• OTHER CASH MANAGEMENT CONCEPTS
    • Managing Cash Outflow
    • Zero Balance Accounts (ZBA's)
    • Remote Disbursing
    • Evaluating the Cost of Cash Management Services
    • Benefit is largely the interest savings
    • on lower cash balances
    • which must exceed the cost of the system
    • TM 14-12 Slide 2 of 2
  • MANAGING ACCOUNTS RECEIVABLE
    • More Receivables => More Sales
    • But also More Carrying Cost and More Bad Debt Losses
    • Managing accounts receivable means striking a balance
    • which maximizes profitability.
    • (RECEIVABLES POLICY or CREDIT and COLLECTIONS POLICY)
    • Three broad issues are involved:
    • 1. Who should get credit, and how much should be allowed
    • 2. What terms (due dates and discounts) should be offered
    • 3. How should customers who don't pay on time be handled
    • Who Is Responsible For Receivables Policy
    • Receivables policy is a joint effort between financial
    • and sales/marketing management.
    • The Conflict With Sales Over Credit and Collections Policy
    • Credit Standards for Accepting Sales
    • Dunning
    • Collection Agencies
    • TM 14-13
  • INVENTORY
    • BENEFITS OF CARRYING INVENTORY
    • Smoother Production Operations - Delays and Idle time
    • Fewer Stockouts in Filling Orders - Lost Sales
    • COSTS OF CARRYING INVENTORY
    • Costs: Interest Losses: Shrinkage (theft)
    • Storage and Spoilage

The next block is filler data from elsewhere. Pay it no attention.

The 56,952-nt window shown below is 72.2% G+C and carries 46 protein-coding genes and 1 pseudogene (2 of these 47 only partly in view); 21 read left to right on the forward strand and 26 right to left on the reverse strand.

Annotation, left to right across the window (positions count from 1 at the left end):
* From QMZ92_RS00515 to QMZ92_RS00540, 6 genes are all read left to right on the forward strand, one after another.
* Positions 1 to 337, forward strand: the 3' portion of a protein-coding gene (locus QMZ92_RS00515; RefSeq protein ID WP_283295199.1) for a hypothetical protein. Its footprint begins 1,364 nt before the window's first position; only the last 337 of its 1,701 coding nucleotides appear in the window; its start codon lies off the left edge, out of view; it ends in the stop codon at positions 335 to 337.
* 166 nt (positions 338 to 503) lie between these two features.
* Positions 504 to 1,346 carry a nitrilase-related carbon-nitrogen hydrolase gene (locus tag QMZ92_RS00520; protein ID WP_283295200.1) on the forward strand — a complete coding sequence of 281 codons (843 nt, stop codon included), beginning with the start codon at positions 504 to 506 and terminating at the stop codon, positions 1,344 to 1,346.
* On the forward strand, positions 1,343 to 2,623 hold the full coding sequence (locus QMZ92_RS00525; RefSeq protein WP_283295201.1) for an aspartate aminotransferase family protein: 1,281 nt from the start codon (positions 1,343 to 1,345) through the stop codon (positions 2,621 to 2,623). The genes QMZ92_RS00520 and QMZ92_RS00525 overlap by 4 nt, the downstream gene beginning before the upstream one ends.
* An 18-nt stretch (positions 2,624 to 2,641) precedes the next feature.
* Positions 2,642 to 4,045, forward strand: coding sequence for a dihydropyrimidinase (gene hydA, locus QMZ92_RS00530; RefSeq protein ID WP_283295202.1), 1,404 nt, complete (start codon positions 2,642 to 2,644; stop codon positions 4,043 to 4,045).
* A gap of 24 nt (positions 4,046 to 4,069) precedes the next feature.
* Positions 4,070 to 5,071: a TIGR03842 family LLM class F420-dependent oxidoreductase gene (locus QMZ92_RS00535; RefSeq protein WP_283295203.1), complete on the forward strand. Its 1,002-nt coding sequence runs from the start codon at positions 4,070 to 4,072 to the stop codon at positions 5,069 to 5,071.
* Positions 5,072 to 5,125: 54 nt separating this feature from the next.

• Security Breakage
    • Insurance Obsolescence
    • Taxes
    • TM 14-14 Slide 1 of 2
  • INVENTORY MANAGEMENT
    • The overall way a company oversees its inventory and uses control systems to manage benefits against costs.
    • Defining an acceptable level of operating efficiency in terms of stockouts, backorders and production problems, and trying to achieve it with minimum inventory cost.
    • There is no single approach to managing inventory. Success comes from reviews, attention to detail and using a variety
    • of control systems.
    • TM 14-14 Slide 2 of 2
  • THE ECONOMIC ORDER QUANTITY (EOQ) MODEL
    • An approach to minimizing total inventory cost by recognizing the trade-off between carrying cost and ordering cost.
    • Quantity
    • on hand
    • Q
    • Avg Qty
    • Q/2 on
    • hand
    • Time
    • Figure 14-7 Inventory on Hand for a Steadily Used Item
    • TM 14-15
  • THE ECONOMIC ORDER QUANTITY (EOQ) MODEL
    • C = Yearly carrying cost per unit
    • Q = Order Quantity
    • D = Annual Demand
    • F = Cost Per Order
    • Carrying cost = C (Q/2)
    • N = D/Q
    • Ordering Cost = FN = F (D/Q)
    • TM 14-16 Slide 1 of 2
    • Costs, $
    • Total Cost Carrying
    • Cost
    • Ordering
    • Cost
    • EOQ Q ( Order Size )
    • Figure 14-8 Inventory Costs and the EOQ
    • TM 14-16 Slide 2 of 2
  • SAFETY STOCKS - REORDER POINTS - LEAD TIMES
    • Quantity
    • on Hand
    • Expected Usage
    • Q
    • Q/2 plus Avg Qty
    • Safety Stk on
    • Hand
    • Reorder
    • Point
    • Safety High Delayed
    • Stock Usage Delivery
    • Time
    • Ordering
    • Lead Time
    • Figure 14-9 Pattern of Inventory on Hand Including Safety Stock Showing Reorder Point, Lead Time, and the Effects of High Usage and Delayed Delivery
    • TM 14-17 Slide 1 of 2
  • OTHER INVENTORY CONCEPTS
    • ABC Systems
    • Recognize the relative value of pieces
    • and control each with appropriate effort/expense
    • Just In Time (JIT) Systems
    • Eliminate manufacturing inventories by requiring vendor shipments timed precisely to production schedules
    • TM 14-17 Slide 2 of 2